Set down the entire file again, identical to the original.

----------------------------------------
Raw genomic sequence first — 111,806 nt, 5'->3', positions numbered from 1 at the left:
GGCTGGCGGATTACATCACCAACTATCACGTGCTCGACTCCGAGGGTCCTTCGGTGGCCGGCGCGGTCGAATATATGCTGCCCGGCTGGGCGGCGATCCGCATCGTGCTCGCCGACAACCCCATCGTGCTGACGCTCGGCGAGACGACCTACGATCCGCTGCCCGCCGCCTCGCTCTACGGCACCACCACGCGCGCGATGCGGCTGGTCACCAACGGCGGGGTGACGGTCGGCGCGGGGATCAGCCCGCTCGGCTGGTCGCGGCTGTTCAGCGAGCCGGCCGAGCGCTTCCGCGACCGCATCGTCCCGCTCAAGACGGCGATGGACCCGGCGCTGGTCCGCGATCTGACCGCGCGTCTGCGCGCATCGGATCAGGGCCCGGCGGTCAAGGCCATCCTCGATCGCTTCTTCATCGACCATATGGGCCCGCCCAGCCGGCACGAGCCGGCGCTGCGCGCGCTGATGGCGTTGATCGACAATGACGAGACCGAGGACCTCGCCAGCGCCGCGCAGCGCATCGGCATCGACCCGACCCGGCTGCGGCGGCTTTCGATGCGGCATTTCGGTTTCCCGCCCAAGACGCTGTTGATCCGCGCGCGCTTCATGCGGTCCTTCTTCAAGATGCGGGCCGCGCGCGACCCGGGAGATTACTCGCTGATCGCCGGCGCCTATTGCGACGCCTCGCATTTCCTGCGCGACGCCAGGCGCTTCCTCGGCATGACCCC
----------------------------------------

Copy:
Raw genomic sequence first — 111,806 nt, 5'->3', positions numbered from 1 at the left:
GGCTGGCGGATTACATCACCAACTATCACGTGCTCGACTCCGAGGGTCCTTCGGTGGCCGGCGCGGTCGAATATATGCTGCCCGGCTGGGCGGCGATCCGCATCGTGCTCGCCGACAACCCCATCGTGCTGACGCTCGGCGAGACGACCTACGATCCGCTGCCCGCCGCCTCGCTCTACGGCACCACCACGCGCGCGATGCGGCTGGTCACCAACGGCGGGGTGACGGTCGGCGCGGGGATCAGCCCGCTCGGCTGGTCGCGGCTGTTCAGCGAGCCGGCCGAGCGCTTCCGCGACCGCATCGTCCCGCTCAAGACGGCGATGGACCCGGCGCTGGTCCGCGATCTGACCGCGCGTCTGCGCGCATCGGATCAGGGCCCGGCGGTCAAGGCCATCCTCGATCGCTTCTTCATCGACCATATGGGCCCGCCCAGCCGGCACGAGCCGGCGCTGCGCGCGCTGATGGCGTTGATCGACAATGACGAGACCGAGGACCTCGCCAGCGCCGCGCAGCGCATCGGCATCGACCCGACCCGGCTGCGGCGGCTTTCGATGCGGCATTTCGGTTTCCCGCCCAAGACGCTGTTGATCCGCGCGCGCTTCATGCGGTCCTTCTTCAAGATGCGGGCCGCGCGCGACCCGGGAGATTACTCGCTGATCGCCGGCGCCTATTGCGACGCCTCGCATTTCCTGCGCGACGCCAGGCGCTTCCTCGGCATGACCCC